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Brothers is the emotionally charged story of two brothers who struggle to find their place within their family after one of them is sent to the war in Afghanistan. When loyal family man and soldier Michael is presumed dead after his helicopter crashes, his younger brother, Jannik, summons previously unseen courage in order to care for Michael's wife, Sarah. Starring renowned actress Connie Nielsen (Gladiator, Devil's Advocate), this is a riveting testament to the resilience of the human spirit.
|The Element of Crime (The Criterion Collection)
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Brand: Image Entertainment
Lars von Trier's stunning debut film is the story of Fisher, an exiled ex-cop who returns to his old beat to catch a serial killer with a taste for young girls. Influenced equally by Hitchcock and science fiction, von Trier (Zentropa, Breaking the Waves, The Idiots) boldly reinvents expressionist style for his own cinematic vision of a post-apocalyptic world. Shot in shades of sepia, with occasional, startling flashes of bright blue, The Element of Crime (Forbrydelsens Element) combines dark mystery and operatic sweep to yield a pure celluloid nightmare.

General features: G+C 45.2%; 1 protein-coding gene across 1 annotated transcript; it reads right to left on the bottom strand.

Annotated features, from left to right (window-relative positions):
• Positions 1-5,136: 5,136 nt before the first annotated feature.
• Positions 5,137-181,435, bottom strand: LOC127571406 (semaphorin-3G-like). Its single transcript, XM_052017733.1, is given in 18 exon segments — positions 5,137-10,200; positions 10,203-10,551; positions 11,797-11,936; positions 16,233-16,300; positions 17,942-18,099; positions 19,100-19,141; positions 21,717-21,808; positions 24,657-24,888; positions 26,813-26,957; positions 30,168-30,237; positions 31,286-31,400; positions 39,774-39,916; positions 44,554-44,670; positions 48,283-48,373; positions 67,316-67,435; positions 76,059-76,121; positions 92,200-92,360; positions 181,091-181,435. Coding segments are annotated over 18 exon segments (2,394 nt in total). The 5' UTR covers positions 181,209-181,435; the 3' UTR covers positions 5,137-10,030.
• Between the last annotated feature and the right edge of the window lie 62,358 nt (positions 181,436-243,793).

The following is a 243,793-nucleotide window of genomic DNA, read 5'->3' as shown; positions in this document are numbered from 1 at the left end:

It may prove confounding to anyone expecting a more conventional narrative, but The Element of Crime--the debut feature of Danish visionary Lars von Trier--marks the arrival of an audaciously original talent; the film is deeply personal in its inspirations yet richly informed by a pure love of cinema. Approaching a hard-boiled detective plot from a hypnotically subconscious perspective (thus establishing the tone he would echo in his later films Epidemic and Europa), von Trier presents a murder case solved from the inside out. Which is to say, the plot unfolds as recollected under hypnosis by Fisher (Michael Elphick), the grizzled cop who investigates the case.